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Ribbon Cutting Ceremony for Military Severely Injured Joint Support Operations Center
Remarks as Delivered by Deputy Secretary of Defense Paul Wolfowitz, Arlington, VA, Tuesday, February 01, 2005

 Thank you very much, David [Chu, Under Secretary of Defense for Personnel and Readiness]. 


Thank you, Chairman [John] Warner [Senate Armed Services Committee], for joining us this afternoon.  Thank you, General [Peter] Pace [Vice Chairman, Joint Chiefs of Staff], Lynn Pace.   Sergeant Major of the Marine Corps [John L.] Estrada is with us.   Sergeant [First Class Kevin] Walker and Mrs. [Patti] Walker, thanks for coming from Fort Riley.


            I sense a real spirit in this cold tent outdoors.  Some of you people are so enthusiastic --  I think it is a powerful message about the importance of what we're gathered here today to get launched.


            Everyone who visits wounded soldiers -- whether at Walter Reed, at Bethesda, at Landstuhl, or military hospitals around the country and around the world -- comes away always invariably inspired by the determination and courage with which our wounded soldiers confront the reality of their injuries. Over and over I hear people say that they went to a hospital to lift the morale of the wounded soldiers and they came away with their own morale lifted sky high.  I know that's been true with me over and over and over again.


            I think we all, those of us who were in this category of so-called distinguished visitors, feel slightly embarrassed when the wounded thank us for visiting, because we are the ones who are truly grateful.  In fact, there is really no way to adequately express our gratitude to these Americans who are every bit as great as the ones that have been properly called the members of "the Greatest Generation."  These Americans in our generation have done so much to make our country safer and the world a better and more peaceful place.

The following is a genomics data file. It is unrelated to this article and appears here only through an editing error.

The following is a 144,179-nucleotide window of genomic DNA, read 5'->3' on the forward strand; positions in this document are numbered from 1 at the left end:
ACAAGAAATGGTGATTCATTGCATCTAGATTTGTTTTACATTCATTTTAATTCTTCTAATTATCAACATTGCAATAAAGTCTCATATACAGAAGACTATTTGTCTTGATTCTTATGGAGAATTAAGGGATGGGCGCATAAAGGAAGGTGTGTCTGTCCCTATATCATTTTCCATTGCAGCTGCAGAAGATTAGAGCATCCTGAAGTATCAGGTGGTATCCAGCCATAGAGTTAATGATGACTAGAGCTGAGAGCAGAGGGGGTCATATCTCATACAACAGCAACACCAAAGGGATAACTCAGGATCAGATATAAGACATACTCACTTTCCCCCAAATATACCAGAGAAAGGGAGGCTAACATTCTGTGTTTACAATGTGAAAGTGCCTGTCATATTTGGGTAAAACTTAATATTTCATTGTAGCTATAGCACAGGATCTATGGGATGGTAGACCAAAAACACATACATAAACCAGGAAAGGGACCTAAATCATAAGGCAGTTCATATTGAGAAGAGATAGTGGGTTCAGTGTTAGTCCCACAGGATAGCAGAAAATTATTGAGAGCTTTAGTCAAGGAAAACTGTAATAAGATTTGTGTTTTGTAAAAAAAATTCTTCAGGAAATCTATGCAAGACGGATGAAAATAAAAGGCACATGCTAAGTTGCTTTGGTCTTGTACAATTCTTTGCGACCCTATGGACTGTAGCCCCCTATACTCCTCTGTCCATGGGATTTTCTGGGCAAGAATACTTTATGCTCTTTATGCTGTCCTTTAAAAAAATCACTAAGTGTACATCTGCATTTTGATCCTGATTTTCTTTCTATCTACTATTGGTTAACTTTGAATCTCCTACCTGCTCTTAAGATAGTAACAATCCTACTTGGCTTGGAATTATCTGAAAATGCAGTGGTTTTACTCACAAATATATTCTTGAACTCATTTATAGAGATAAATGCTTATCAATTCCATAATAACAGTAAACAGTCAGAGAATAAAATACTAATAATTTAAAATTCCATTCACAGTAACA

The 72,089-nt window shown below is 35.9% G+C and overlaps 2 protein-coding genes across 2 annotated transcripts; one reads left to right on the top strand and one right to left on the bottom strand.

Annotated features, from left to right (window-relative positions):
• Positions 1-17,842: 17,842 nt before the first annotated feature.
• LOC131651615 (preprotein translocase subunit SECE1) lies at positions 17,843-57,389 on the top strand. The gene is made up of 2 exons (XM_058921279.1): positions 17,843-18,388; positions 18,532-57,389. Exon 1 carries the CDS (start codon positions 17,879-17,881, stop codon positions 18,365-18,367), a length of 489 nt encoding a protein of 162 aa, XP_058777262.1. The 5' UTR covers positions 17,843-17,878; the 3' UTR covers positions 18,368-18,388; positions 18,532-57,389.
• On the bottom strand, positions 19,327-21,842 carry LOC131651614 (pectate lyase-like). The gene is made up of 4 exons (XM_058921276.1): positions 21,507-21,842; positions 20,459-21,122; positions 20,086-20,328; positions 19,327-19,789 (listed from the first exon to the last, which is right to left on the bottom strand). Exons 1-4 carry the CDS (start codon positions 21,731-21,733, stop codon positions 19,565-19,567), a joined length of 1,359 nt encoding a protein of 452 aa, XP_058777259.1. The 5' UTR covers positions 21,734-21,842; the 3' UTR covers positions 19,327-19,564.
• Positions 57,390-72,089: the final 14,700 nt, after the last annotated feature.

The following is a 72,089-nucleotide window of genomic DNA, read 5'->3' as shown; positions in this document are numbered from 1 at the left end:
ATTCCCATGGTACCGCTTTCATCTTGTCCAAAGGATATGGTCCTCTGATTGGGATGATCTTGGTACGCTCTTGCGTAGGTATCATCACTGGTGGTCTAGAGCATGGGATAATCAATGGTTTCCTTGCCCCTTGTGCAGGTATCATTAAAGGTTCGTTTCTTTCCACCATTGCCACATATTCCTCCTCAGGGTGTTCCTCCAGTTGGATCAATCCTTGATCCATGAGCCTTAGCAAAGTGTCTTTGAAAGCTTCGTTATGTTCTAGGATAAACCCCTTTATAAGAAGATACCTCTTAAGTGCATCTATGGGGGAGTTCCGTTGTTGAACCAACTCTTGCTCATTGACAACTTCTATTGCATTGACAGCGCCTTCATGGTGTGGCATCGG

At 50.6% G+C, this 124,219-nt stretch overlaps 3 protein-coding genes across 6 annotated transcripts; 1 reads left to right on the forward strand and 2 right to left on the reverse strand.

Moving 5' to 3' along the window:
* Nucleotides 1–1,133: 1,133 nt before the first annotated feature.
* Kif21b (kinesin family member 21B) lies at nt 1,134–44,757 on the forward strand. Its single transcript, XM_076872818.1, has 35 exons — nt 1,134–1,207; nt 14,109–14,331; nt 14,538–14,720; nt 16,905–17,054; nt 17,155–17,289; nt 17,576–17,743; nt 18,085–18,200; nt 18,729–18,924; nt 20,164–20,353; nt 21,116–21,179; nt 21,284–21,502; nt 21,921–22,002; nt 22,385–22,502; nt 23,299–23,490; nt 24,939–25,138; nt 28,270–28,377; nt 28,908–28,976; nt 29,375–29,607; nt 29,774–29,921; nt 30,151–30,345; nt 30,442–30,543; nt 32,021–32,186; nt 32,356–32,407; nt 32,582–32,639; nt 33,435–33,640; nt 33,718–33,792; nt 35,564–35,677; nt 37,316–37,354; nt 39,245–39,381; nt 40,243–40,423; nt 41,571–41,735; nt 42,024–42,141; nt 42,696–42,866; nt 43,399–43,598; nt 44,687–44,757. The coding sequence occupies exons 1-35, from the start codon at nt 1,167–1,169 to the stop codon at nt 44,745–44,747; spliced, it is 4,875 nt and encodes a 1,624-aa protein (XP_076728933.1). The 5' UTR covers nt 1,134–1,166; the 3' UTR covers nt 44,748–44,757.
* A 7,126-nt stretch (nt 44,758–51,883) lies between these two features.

One way we can express our gratitude is by working to make sure that the Department of Defense, the U.S. Government, and the American people as a whole do everything we can to enable these heroes to recover from their injuries and rebuild their lives.


            In Afghanistan and in Iraq we've seen advances in medical care that are nothing short of miraculous.  From body armor that has saved countless lives, to incredibly effective field hospitals, to evacuation flights that so far -- thankfully -- have managed to keep every wounded soldier alive while en route to hospitals in Europe and elsewhere, to incredible advances in prosthetic devices and rehabilitation techniques.


            Our wounded warriors have the benefit of the very best that 21st century medicine can provide.  They also benefit from an unbelievably committed team of medical caregivers -- nurses, doctors, evacuation teams, and physical and occupational therapists -- men and women whose incredible dedication to their patients is a reflection of the genuine love they have for them and their appreciation for their service. Often, these medical caregivers have to go into harm's way themselves to save lives.